After that, much of the abbey fell into ruins and was stripped of its valuable lead and stone. During the English Civil War of 1642 to 1651, ramparts were built right through the old cloisters and nave of the church. In the past few years, Mullaney said, the ruins have become so unstable that they've been closed to the public.
The main goal now, Mullaney said, is to shore up the ruins and reopen them to the public. The group hopes to get a grant from the U.K's Heritage Lottery Fund to this end, and is seeking matching funds.
"They're going to grant us, we hope — and it looks very hopeful — just under 2 million pounds [about $3 million]," Mullaney said.
A second effort, called the Hidden Abbey Project, aims to secure funding for a ground penetrating radar (GPR) survey of the ruins. GPR uses radar to create images of the subsurface, revealing buried objects that might be of archaeological interest.
Some parts of the abbey still stand, including its old dormitory, portions of the refectory and south and north transepts (wings of a church), the chapter house and portions of the Hospitium, where pilgrims to the abbey would have stayed. But much of the abbey's west side is gone, and no one knows what lies under the chapter house. There could be a cellar, Mullaney said, or possibly some human burials. The abbey site was also in use for many years before the abbey was built; Danish forces may have even used the high ground there as an encampment in the 800s.
A GPR survey also might reveal what happened to Henry I's remains.
"We know there was quite an ornate tomb, a monumental tomb, probably with his effigy over the site," Mullaney said. As late as the reign of Richard II from 1367 to 1400, this tomb still existed.
Now, the area that used to be the church's high alter is land owned by a defunct prison, and a school and playground sit over the site where Henry I's tomb would have been, Mullaney said.
In the late 1700s and early 1800s, diggers uncovered three sarcophagi, one of which was made quite well, at the site. It could have been Henry I's, Mullaney said, but no one knows. All three sarcophagi went missing.
Another set of rumors dating from the 1700s holds that looters went looking for Henry I's coffin during the reign of Edward VI, between 1547 and 1553. (Edward VI was the son of Henry VIII and his third wife, Jane Seymour.) According to those tales, the looters found Henry I's coffin but were disappointed that it was not made of silver as they'd thought; then, they scattered the bones and left.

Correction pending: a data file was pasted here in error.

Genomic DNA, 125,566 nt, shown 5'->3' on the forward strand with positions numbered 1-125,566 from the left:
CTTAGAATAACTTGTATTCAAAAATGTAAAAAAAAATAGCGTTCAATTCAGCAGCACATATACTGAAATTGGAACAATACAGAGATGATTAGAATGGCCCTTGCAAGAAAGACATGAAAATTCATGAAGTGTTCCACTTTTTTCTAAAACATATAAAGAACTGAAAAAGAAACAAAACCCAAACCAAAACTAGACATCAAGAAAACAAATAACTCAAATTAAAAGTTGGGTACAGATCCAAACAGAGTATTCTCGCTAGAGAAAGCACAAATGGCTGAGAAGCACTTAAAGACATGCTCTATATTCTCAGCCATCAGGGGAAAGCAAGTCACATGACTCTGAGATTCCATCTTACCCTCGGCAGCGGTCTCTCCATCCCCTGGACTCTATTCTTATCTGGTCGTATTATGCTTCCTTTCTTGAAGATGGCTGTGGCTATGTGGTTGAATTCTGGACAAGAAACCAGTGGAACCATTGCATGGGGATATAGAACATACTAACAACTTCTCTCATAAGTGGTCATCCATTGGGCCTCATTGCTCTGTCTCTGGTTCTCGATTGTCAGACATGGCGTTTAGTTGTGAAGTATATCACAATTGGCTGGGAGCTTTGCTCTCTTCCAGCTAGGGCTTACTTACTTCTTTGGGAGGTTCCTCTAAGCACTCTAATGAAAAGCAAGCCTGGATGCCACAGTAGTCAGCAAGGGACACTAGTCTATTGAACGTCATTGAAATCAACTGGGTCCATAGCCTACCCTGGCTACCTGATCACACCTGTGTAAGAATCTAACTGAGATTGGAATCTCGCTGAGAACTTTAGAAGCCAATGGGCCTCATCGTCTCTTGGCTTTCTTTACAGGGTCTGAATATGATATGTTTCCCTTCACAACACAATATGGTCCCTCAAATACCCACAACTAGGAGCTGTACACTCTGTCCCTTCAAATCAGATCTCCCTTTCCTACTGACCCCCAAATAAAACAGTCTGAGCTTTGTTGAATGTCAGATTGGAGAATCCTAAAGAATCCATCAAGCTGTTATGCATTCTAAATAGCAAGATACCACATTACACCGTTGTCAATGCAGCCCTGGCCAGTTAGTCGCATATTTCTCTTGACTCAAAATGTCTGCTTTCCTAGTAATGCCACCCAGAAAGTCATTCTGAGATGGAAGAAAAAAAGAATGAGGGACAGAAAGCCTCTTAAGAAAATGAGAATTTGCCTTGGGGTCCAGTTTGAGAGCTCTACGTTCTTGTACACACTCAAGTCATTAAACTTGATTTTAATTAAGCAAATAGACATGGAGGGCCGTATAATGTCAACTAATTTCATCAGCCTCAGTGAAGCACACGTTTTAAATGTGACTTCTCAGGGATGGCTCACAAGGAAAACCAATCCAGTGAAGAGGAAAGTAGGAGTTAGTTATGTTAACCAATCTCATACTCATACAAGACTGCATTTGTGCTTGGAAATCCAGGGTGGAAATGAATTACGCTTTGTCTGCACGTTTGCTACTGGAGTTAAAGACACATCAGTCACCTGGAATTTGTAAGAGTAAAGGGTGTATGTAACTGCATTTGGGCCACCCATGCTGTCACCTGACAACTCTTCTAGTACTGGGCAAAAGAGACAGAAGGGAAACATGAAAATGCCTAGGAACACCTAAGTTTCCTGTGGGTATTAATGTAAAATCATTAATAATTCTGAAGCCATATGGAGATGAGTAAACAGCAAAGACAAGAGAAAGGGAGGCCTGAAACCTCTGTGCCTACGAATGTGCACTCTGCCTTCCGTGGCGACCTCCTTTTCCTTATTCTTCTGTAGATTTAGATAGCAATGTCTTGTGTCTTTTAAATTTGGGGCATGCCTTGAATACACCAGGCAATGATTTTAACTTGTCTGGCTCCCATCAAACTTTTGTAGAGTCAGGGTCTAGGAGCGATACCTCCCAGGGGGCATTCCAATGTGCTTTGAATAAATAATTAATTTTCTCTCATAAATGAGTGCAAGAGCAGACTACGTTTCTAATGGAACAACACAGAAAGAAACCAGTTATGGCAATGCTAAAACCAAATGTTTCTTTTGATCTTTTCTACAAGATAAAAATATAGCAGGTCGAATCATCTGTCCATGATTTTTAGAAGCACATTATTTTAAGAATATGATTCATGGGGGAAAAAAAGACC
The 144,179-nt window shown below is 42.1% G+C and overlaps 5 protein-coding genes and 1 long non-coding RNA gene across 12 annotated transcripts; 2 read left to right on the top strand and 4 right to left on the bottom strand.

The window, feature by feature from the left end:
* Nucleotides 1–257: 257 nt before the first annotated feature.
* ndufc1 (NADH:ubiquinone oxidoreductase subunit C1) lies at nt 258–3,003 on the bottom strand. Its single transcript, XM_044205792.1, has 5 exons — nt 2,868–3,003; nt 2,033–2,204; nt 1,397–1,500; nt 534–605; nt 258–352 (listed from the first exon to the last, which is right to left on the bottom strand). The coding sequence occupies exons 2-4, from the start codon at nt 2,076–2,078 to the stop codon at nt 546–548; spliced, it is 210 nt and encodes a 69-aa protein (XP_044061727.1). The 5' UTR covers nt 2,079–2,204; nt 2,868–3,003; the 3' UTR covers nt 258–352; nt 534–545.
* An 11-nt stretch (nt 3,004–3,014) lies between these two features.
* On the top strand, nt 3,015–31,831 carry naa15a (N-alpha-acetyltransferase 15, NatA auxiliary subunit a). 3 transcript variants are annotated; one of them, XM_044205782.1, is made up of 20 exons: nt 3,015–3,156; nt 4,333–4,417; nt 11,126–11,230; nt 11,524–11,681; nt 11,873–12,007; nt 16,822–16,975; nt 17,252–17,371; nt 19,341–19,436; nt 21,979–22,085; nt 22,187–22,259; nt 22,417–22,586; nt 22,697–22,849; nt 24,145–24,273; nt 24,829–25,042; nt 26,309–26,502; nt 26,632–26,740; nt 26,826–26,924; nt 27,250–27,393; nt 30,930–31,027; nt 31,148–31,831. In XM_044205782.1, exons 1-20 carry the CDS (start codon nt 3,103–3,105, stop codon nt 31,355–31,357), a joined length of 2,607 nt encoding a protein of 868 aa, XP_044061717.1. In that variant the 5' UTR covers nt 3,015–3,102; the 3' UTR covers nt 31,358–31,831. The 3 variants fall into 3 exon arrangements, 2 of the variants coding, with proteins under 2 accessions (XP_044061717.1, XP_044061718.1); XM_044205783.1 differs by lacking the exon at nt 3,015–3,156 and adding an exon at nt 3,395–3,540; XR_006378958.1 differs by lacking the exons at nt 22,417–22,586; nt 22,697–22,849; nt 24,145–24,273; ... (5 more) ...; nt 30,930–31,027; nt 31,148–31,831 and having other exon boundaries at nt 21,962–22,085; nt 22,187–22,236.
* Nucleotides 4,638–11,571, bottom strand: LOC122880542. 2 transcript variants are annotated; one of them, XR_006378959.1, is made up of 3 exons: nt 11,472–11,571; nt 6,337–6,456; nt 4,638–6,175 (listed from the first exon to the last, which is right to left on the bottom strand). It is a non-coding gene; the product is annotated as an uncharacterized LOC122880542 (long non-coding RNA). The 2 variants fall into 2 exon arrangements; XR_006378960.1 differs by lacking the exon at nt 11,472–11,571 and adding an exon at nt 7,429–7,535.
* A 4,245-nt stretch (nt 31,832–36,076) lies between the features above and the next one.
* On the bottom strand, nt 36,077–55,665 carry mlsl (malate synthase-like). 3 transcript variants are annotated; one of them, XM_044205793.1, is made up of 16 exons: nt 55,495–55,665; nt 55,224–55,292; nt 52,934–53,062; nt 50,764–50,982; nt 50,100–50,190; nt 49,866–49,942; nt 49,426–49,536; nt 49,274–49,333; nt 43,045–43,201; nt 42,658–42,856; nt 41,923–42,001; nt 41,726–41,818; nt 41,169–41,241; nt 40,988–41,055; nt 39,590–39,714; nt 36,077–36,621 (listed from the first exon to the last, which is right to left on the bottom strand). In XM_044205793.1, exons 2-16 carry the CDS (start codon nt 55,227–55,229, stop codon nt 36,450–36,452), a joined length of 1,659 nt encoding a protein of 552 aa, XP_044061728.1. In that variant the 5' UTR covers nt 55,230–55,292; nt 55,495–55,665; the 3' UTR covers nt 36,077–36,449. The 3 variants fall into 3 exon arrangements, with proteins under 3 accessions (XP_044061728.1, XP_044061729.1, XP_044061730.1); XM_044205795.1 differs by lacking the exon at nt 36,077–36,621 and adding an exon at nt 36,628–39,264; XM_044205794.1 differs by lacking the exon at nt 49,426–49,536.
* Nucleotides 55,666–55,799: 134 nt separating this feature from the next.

Or, Henry's grave might be undisturbed, Mullaney said. Either way, there's some chance that the monarch could be recovered. Right now, he's the only English monarch since 1066 whose grave is still lost.
"If these bones were scattered around the place and you could gather them together, then we may be able to say, 'Well, this is Henry,'" Mullaney said. "And we could maybe reinter him with the dignity that one associates with any person, let alone a royal person."
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Stephanie Pappas is a contributing writer for Live Science, covering topics ranging from geoscience to archaeology to the human brain and behavior. She was previously a senior writer for Live Science but is now a freelancer based in Denver, Colorado, and regularly contributes to Scientific American and The Monitor, the monthly magazine of the American Psychological Association. Stephanie received a bachelor's degree in psychology from the University of South Carolina and a graduate certificate in science communication from the University of California, Santa Cruz.